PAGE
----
Cost Benefit Principle

The cost benefit principle or cost benefit relationship states that the cost of providing financial information in the financial statements must not outweigh the benefit of that information to the users. In other words, financial information is not free. Companies spend millions of dollars every year gathering and organizing financial information to assemble into financial statements.

Ideally, investors and creditors would like to know every piece of information about a company as possible. Unfortunately, this level of disclosure would place a huge financial burden on the company. Some financial information external users don’t receive a large benefit from knowing such as how much money Apple spends giving the public tours of its headquarters. Other information would be far too costly to obtain like audit, potential litigation, and competitor’s information.

Essentially, the cost benefit principle is a common sense rule. Management can ask, “does it make sense to gather this financial information to put it in financial statement? Do the costs of gathering this information outweigh the benefit to the users?” Essentially, do users need this information enough to spend this money getting it? If the answer is yes, the company can leave the information out of the financial statements.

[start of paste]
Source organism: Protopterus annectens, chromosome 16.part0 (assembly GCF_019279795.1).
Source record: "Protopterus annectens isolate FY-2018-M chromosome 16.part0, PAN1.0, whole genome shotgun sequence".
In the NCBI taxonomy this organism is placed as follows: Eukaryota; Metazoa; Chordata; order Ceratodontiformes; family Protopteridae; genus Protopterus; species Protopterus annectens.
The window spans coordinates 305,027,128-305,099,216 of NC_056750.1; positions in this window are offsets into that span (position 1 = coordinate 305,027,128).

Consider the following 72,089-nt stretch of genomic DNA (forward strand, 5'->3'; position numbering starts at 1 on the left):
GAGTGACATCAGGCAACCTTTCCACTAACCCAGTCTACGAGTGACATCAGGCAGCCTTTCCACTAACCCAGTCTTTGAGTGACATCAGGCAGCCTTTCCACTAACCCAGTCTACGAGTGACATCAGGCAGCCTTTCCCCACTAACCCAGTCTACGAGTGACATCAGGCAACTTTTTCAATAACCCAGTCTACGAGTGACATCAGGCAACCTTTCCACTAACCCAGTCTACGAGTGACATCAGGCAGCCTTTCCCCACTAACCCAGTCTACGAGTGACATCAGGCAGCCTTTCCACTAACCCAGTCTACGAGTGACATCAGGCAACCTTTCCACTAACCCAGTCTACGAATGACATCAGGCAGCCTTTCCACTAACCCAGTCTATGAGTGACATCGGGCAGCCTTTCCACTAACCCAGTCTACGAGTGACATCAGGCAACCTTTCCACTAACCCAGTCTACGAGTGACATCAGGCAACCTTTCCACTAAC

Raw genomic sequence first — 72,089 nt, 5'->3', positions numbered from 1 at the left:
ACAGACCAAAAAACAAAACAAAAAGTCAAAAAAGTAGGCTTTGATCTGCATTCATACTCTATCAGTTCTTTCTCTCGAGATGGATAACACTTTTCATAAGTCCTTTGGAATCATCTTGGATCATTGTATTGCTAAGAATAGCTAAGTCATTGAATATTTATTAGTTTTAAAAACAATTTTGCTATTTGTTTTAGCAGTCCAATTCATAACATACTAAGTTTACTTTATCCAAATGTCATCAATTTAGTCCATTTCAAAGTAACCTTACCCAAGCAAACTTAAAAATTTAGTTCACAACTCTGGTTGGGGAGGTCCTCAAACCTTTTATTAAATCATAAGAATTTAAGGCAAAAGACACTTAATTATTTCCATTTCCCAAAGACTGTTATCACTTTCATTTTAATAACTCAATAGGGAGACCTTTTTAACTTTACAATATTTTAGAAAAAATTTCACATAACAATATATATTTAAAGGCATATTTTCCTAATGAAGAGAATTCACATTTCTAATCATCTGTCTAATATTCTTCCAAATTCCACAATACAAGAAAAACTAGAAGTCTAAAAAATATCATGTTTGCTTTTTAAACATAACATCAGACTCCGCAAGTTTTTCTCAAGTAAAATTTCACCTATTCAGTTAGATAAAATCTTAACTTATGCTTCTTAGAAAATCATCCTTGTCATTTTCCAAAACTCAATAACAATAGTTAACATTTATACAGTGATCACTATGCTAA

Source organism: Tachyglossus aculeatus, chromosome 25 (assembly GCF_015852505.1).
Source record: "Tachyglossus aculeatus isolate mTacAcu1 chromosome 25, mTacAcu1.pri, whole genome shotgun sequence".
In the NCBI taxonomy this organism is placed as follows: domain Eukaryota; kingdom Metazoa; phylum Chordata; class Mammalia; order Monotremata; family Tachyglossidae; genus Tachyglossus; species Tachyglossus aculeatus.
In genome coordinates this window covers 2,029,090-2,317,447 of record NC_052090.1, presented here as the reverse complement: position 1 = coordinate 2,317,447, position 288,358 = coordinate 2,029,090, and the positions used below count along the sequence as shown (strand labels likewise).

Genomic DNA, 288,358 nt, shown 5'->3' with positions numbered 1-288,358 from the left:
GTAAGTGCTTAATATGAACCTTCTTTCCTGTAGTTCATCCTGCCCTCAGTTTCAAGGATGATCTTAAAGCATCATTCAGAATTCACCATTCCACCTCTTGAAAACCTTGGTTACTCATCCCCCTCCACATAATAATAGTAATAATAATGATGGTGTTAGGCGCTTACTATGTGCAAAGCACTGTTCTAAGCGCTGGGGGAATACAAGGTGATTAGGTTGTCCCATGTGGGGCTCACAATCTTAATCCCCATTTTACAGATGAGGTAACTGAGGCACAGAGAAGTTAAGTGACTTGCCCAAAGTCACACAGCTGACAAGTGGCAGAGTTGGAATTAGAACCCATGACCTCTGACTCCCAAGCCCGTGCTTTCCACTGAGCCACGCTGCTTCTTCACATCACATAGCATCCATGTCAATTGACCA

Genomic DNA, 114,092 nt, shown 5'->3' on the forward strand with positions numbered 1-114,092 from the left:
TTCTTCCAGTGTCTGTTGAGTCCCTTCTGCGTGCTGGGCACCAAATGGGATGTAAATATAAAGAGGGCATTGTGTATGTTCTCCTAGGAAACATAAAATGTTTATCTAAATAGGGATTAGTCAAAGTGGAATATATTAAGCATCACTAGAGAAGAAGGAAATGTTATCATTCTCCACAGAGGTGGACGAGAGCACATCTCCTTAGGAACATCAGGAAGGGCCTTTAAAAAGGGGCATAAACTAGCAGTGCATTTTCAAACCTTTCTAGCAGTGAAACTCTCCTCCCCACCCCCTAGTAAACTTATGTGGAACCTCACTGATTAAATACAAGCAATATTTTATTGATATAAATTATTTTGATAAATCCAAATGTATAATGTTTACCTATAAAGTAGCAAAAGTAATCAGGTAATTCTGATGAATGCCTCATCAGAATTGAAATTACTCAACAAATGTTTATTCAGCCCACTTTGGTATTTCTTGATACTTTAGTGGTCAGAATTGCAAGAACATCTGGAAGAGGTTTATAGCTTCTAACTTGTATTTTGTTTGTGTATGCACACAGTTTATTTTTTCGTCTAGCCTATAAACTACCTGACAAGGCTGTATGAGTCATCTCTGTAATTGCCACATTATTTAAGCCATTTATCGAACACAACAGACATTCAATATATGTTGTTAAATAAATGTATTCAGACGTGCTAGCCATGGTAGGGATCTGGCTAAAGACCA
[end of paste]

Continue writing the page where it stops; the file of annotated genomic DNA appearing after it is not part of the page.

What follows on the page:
The cost benefit principle also applies to internal company processes.


– Big Towing, Inc. issues financial statements in January for its prior year. These statements correct an error in the previous year’s financial statements. The error was estimated to be $200,000. The exact error amount is unknown and would cost approximately $50M to exactly pinpoint. The cost benefit principle states that Big Towing does not have to find the exact amount of the error. A reasonable estimate is acceptable due to the high cost of researching the actual cost of the error.

– Paul’s Retail, LLC discovered that an employee was stealing from its cash register. The amount is suspected to be over $1,000, but Paul is not sure. It’s estimated that Paul would pay his accountant and attorney $5,000 to dig through his records and discover the exact amount of the theft. In this case, it would not be beneficial for Paul to do further research and sue his former employee.

– Lisa’s Salad Shop, a restaurant, is under audit with the IRS. The IRS assets that Lisa’s expenses were only $15,000– not the $30,000 that Lisa reported on her tax return. Lisa’s accountant estimates that it will cost $10,000 in research costs to find the receipts and documentation for these expenses. If the tax returns are restated with only $15,000 of expenses, the additional taxes will only be $1,000. The cost of researching the expenses outweighs the benefit of lowering the potential tax bill.